Take a Shot at Email Segmentation



If you are familiar with the game of golf, you have to use a certain club for certain shots. You would not use a putter to make a long shot, because that is not its specialty. Likewise, you would not use an iron to take a shot at the hole from three feet away; that’s not what it is made to do.

The same rules apply for email marketing; how you send your emails to specific audiences matters. Just as you use different golf clubs for different shots, you need to segment your emails to go to specific audiences. For example, sending middle-aged females the same email you send young males is not going to hit either of those targets; you must send the first group one kind of email and the other audience a completely different kind. In the email marketing world, this is known as segmentation.

There are three ways to add segmentation your list.

First, you can collect self-reported user information on your Opt-In Form in your Preference Center. This information should include psychographic information such as gender, age and geographical information, which is the most straightforward part of segmentation. If someone tells you she is 40 and female, and another person says he is 20 and male, then you can separately target your next communications to reach each segment.

You don’t want to forget about the importance of collecting what types of communication your recipients want to receive from you. For example, if your company has a newsletter, and other email campaigns, you can add all of those publications to the Preference Center. Your recipients can opt in or out to receive one, two, all or none of these communications. Instead of deleting the communications they don’t want to get from you, they are able to let you know the types of information they do want to get.

Next you can segment your data based on past behavior. This requires tracking who did what when you sent out an email. Perhaps there were a significant number of people who opened the email, but did not click on anything inside the email. You could create a special, targeted message to send to that segment with the intention of re-engaging them. Adversely, perhaps you have subscribers who not only always open your emails, but they click on links inside the email, and then share the content on social media, comment on the content, or go to your website to complete a transaction. Segmentation allows you to reward these faithful customers with a coupon or a freebie.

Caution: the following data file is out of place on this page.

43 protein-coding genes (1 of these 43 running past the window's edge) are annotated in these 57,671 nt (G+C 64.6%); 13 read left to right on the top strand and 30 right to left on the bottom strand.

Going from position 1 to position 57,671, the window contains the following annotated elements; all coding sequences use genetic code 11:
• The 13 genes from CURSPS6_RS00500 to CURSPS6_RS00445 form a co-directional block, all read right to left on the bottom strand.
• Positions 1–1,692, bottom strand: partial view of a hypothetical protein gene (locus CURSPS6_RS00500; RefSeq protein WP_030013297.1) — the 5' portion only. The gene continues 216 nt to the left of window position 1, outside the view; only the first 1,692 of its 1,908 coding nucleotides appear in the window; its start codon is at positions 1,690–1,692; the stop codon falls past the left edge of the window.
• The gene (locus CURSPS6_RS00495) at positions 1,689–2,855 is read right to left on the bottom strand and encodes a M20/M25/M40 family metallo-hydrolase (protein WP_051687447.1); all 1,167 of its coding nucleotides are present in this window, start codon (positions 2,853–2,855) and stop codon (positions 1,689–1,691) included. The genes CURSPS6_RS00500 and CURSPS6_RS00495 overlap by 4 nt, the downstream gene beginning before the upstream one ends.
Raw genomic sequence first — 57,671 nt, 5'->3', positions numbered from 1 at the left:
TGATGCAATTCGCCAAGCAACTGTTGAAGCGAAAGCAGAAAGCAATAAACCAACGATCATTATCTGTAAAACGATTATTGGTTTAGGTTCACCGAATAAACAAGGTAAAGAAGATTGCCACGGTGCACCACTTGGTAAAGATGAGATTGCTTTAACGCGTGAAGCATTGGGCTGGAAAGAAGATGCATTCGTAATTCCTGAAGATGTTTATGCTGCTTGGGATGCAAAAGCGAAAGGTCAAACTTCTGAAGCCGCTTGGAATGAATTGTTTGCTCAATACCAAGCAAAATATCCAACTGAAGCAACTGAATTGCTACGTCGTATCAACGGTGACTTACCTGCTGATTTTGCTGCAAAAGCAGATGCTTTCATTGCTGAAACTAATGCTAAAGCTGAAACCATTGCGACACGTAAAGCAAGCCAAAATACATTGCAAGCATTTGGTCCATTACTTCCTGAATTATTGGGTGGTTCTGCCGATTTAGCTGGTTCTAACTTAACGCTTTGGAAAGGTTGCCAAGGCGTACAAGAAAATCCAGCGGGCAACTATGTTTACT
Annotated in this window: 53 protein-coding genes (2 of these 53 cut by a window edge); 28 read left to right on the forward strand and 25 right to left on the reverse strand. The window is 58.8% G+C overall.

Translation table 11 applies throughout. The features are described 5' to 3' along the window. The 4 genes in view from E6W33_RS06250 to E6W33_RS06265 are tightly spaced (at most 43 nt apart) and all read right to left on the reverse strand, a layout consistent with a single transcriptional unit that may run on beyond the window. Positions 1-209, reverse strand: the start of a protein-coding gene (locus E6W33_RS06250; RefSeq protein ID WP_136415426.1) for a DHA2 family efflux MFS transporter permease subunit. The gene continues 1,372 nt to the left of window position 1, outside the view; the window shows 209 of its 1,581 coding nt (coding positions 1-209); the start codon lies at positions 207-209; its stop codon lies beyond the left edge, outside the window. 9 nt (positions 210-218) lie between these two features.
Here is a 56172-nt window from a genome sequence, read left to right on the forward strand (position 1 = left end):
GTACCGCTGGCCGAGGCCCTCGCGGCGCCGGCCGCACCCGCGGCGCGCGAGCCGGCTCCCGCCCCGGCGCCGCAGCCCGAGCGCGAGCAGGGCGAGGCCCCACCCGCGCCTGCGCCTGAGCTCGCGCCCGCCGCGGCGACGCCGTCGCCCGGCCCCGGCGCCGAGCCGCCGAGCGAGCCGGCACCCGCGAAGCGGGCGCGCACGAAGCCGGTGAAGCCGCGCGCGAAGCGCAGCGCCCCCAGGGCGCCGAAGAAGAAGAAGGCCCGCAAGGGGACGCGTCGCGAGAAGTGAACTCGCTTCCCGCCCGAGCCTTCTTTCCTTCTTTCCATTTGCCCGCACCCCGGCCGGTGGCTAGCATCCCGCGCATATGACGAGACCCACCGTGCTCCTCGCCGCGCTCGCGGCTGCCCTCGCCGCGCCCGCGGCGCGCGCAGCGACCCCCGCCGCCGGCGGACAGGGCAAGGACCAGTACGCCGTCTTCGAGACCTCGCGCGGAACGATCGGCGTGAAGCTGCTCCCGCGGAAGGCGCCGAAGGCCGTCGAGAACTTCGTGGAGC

Finally, a third way to divide your database is to segment by time/date and behavior. For example, you may want new subscribers to receive a different type of message than those who have been on the list for a couple of years. Another example is if someone has been subscribed for a long time, but has never interacted with you. This calls for a specific, targeted message to get that segment engaged.

Segmentation will help your email marketing programs be more successful because it is a personalized way to reach people on your list.

Even if you start with simple segmentation on your Preference Form first, such as where a person lives, it will give you a much more targeted approach to the type of person to whom you are selling your product or service. Be creative with the types of questions you ask to get information about your audience. The more specific information you have, the more accurate your data, the more powerful your emails!

Joy Ugi
Digital Marketing Coordinator, WhatCounts


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